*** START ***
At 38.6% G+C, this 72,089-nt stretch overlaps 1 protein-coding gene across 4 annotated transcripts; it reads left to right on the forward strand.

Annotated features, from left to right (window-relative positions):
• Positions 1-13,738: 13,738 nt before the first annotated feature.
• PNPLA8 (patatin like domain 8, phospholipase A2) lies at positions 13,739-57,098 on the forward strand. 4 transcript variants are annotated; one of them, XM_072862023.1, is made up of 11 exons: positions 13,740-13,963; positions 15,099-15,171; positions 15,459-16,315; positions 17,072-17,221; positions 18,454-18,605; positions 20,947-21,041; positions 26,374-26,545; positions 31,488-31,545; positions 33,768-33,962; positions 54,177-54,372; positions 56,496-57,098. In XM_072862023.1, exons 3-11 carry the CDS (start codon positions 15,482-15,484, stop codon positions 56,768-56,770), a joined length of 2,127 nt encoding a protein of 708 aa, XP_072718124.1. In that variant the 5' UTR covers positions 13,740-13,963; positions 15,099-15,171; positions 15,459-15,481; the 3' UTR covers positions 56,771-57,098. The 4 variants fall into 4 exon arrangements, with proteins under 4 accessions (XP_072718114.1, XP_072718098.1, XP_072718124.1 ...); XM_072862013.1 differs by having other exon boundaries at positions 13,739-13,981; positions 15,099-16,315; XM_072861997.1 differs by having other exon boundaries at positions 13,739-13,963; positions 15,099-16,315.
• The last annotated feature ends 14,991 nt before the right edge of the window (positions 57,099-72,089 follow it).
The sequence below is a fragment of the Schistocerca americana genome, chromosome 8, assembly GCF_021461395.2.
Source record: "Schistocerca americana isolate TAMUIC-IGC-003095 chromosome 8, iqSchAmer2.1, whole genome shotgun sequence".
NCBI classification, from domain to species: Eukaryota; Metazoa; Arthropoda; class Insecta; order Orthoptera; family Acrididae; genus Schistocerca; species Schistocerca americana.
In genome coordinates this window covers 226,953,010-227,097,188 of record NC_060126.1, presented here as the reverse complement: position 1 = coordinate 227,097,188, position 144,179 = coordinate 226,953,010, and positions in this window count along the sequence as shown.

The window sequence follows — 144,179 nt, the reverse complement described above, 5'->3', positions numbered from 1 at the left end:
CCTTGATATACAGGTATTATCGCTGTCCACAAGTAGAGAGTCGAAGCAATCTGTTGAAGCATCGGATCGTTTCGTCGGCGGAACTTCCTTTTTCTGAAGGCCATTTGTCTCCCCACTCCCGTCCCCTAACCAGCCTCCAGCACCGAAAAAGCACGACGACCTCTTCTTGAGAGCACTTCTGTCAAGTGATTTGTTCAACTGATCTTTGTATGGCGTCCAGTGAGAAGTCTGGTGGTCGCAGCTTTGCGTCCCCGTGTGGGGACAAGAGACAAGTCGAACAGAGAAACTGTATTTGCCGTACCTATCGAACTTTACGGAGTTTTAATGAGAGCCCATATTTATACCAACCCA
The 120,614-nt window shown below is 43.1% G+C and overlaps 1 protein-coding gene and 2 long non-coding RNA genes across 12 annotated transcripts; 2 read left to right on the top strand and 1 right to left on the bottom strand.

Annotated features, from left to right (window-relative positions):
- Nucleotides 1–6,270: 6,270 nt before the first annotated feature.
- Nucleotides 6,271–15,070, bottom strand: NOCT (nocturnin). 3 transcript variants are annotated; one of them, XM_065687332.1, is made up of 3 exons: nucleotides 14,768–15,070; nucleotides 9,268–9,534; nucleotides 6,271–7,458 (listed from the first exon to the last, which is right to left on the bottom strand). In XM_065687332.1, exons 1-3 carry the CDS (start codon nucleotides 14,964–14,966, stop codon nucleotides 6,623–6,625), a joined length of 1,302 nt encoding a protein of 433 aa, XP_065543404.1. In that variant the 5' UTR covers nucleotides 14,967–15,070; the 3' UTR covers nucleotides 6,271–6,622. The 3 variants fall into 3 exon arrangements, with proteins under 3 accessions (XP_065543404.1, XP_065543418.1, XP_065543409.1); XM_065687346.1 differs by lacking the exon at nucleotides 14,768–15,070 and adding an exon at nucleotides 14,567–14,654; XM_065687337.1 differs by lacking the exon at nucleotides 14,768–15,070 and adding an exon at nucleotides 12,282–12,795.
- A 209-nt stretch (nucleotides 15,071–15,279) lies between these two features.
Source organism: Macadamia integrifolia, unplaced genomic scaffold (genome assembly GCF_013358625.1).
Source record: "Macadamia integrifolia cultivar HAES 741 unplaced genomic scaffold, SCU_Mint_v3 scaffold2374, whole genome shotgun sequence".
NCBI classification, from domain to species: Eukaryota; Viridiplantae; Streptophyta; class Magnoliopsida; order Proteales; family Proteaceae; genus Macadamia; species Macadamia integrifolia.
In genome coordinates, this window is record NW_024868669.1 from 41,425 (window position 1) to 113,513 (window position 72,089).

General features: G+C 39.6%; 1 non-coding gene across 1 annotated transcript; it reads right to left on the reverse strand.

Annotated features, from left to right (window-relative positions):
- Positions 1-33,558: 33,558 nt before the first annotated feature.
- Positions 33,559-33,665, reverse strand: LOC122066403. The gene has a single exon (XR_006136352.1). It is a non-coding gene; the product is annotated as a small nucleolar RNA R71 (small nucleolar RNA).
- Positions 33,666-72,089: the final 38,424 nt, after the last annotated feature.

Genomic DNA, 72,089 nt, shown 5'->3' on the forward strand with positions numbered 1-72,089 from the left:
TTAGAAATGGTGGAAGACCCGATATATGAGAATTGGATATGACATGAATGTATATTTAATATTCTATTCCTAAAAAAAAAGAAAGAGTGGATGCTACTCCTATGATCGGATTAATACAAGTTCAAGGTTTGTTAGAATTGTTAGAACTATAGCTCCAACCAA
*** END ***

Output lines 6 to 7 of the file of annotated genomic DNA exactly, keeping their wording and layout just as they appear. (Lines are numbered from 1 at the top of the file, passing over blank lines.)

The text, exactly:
The sequence below is a fragment of the Schistocerca americana genome, chromosome 8, assembly GCF_021461395.2.
Source record: "Schistocerca americana isolate TAMUIC-IGC-003095 chromosome 8, iqSchAmer2.1, whole genome shotgun sequence".